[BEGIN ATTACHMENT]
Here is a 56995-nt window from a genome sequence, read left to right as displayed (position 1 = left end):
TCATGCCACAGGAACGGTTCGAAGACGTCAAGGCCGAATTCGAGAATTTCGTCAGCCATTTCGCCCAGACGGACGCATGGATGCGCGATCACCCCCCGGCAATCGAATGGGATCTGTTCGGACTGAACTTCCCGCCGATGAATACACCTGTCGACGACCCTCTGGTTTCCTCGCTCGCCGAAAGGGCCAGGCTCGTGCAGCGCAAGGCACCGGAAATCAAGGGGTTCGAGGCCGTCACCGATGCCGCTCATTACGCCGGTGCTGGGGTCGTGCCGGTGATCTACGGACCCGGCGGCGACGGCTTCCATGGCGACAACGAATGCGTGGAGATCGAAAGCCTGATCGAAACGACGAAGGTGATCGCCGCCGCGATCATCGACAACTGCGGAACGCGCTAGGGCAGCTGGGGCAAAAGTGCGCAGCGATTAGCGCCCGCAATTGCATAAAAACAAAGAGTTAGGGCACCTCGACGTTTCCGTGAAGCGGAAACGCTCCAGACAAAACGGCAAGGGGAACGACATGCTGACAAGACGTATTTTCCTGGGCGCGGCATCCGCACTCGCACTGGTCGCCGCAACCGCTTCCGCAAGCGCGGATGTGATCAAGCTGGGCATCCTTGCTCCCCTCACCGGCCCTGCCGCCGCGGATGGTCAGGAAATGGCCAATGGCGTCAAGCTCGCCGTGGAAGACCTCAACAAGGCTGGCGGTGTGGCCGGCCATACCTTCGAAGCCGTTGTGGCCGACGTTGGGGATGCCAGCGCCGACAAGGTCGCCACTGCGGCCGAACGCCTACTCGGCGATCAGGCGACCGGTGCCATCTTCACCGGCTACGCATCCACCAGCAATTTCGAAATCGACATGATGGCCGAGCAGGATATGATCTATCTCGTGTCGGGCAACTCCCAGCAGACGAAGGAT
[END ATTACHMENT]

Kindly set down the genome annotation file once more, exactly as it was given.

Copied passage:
Here is a 56995-nt window from a genome sequence, read left to right as displayed (position 1 = left end):
TCATGCCACAGGAACGGTTCGAAGACGTCAAGGCCGAATTCGAGAATTTCGTCAGCCATTTCGCCCAGACGGACGCATGGATGCGCGATCACCCCCCGGCAATCGAATGGGATCTGTTCGGACTGAACTTCCCGCCGATGAATACACCTGTCGACGACCCTCTGGTTTCCTCGCTCGCCGAAAGGGCCAGGCTCGTGCAGCGCAAGGCACCGGAAATCAAGGGGTTCGAGGCCGTCACCGATGCCGCTCATTACGCCGGTGCTGGGGTCGTGCCGGTGATCTACGGACCCGGCGGCGACGGCTTCCATGGCGACAACGAATGCGTGGAGATCGAAAGCCTGATCGAAACGACGAAGGTGATCGCCGCCGCGATCATCGACAACTGCGGAACGCGCTAGGGCAGCTGGGGCAAAAGTGCGCAGCGATTAGCGCCCGCAATTGCATAAAAACAAAGAGTTAGGGCACCTCGACGTTTCCGTGAAGCGGAAACGCTCCAGACAAAACGGCAAGGGGAACGACATGCTGACAAGACGTATTTTCCTGGGCGCGGCATCCGCACTCGCACTGGTCGCCGCAACCGCTTCCGCAAGCGCGGATGTGATCAAGCTGGGCATCCTTGCTCCCCTCACCGGCCCTGCCGCCGCGGATGGTCAGGAAATGGCCAATGGCGTCAAGCTCGCCGTGGAAGACCTCAACAAGGCTGGCGGTGTGGCCGGCCATACCTTCGAAGCCGTTGTGGCCGACGTTGGGGATGCCAGCGCCGACAAGGTCGCCACTGCGGCCGAACGCCTACTCGGCGATCAGGCGACCGGTGCCATCTTCACCGGCTACGCATCCACCAGCAATTTCGAAATCGACATGATGGCCGAGCAGGATATGATCTATCTCGTGTCGGGCAACTCCCAGCAGACGAAGGAT